How MACRA Will Affect Your Medicare Coverage

There a lot of rumors circulating about MACRA this year. Some are true, some are not. MACRA is an acronym for The Medicare Access and CHIP Reauthorization Act of 2015. We will address some of the frequently asked questions about MACRA and how it affects Medigap coverage.

MACRA Plan F

 

What is MACRA?

The Medicare Access and CHIP Reauthorization Act (MACRA) was passed into law in 2015. The law affects Medigap plans. It goes into effect on January 1, 2020

What Does MACRA Do?

There are two major changes that are coming under the new law:

  1. It eliminates so-called “First dollar” coverage. Medigap plans that pay for the Part B deductible cannot be sold to “newly eligible” Medicare beneficiaries. This will eliminate Plans C, F, and High Deductible F for these newly eligible individuals.
  2. It changes which plans are eligible for guarantee issue status. For specific scenarios where Guarantee Issue status may apply, see the Medicare.gov website. The available GI plans starting in 2020 are Plan D, Plan G, and a new plan for 2020 – Plan High Deductible G.

Is Plan F Going Away?

No, it is not. If you have a Plan F, you can keep it after January 1, 2020. You can even apply to get a Plan F with a different company. The Plan F will not be available to those “newly eligible” to Medicare after that date. Even though you can keep it, there are several reasons to consider making a change away from Plan F. We recommend you change to a different Medigap lettered plan if you are able to.

 

SEE OUR ARTICLE ABOUT WHY YOU SHOULD LEAVE PLAN F

 

What is a “Newly Eligible” Medicare Beneficiary?

Someone who is eligible for Medicare due to turning age 65 or who becomes eligible due to age, disability, or end-stage renal disease on or after January 1, 2020

How Does MACRA Affect Those Currently Enrolled in Plan C, F, or HDF?

Those currently enrolled in one of the discontinued plans will be able to keep their plan. They can also apply for a Plan C, F, or HDF with a different company after January 1, 2020. However, if applying with a new company, you will likely need to go through underwriting to make a change. They can also choose to apply for a Plan High Deductible G.

How Does MACRA Affect High Deductible Medicare Supplements?

You can continue your High Deductible Plan F coverage beyond January 1, 2020 if you so desire. However, there is a new Plan High Deductible G that will be available starting in 2020. Both “newly eligible” Medicare beneficiaries and current beneficiaries will be able to buy the new Plan High Deductible G.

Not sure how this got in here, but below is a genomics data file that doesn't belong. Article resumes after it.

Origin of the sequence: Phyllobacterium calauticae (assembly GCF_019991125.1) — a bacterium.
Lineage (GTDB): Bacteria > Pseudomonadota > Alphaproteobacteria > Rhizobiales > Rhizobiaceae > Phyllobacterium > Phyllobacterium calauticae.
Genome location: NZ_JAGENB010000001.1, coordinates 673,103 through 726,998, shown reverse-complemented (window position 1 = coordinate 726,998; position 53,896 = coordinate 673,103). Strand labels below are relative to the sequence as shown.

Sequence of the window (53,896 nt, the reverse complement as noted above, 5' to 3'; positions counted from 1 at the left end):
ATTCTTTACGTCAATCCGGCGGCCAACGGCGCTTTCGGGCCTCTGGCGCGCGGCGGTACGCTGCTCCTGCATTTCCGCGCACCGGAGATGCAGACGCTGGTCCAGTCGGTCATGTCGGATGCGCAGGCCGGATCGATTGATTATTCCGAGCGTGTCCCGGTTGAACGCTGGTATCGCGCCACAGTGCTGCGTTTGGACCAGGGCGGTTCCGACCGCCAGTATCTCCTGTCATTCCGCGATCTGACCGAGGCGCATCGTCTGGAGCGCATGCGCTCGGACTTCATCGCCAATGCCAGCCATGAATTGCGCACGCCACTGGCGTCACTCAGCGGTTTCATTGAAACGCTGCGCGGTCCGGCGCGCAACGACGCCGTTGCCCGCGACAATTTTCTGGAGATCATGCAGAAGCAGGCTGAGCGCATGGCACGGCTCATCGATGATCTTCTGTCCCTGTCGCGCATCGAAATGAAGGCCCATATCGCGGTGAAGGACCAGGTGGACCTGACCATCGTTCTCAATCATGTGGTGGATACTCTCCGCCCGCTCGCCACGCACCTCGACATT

What will happen to Guaranteed Issue requirements?

Plans D and G will become two of the guaranteed issue plans for “newly eligible” Medicare Beneficiaries on or after January 1, 2020. These will replace Plans C, F, and HDF for “newly eligible” beneficiaries going forward.

Because of Plan G taking on the bulk of the Guaranteed Issue enrollees from now on, we expect to see larger rate increases for those on Plan G going forward. This was the case with Plan F for many years. It is one of the main reasons we recommended Plan G over Plan F. There was a large difference in premium for very little difference in coverage between those because of Plan F taking on more people with pre-existing conditions. That will shift to Plan G starting in 2020. Therefore, our recommended going forward is Plan N.

Current enrollees can remain with Plans C, F and High Deductible F. Medicare beneficiaries who are not defined as “newly eligible” will still be able to purchase Plans C, F and High Deductible F from a different company pending underwriting requirements..

For more detailed information, you can review the NAIC implementation guidelines for MACRA.

To see if moving from Plan F is right for you and how the rates for any plans compare in your area, call us at 1-888-228-6119 or use the form to send us a question.

Keith Murray is an independent agent and the founder of Integrity Senior Solutions Inc. He has over 22 years of experience working with Seniors to meet their insurance and financial needs.

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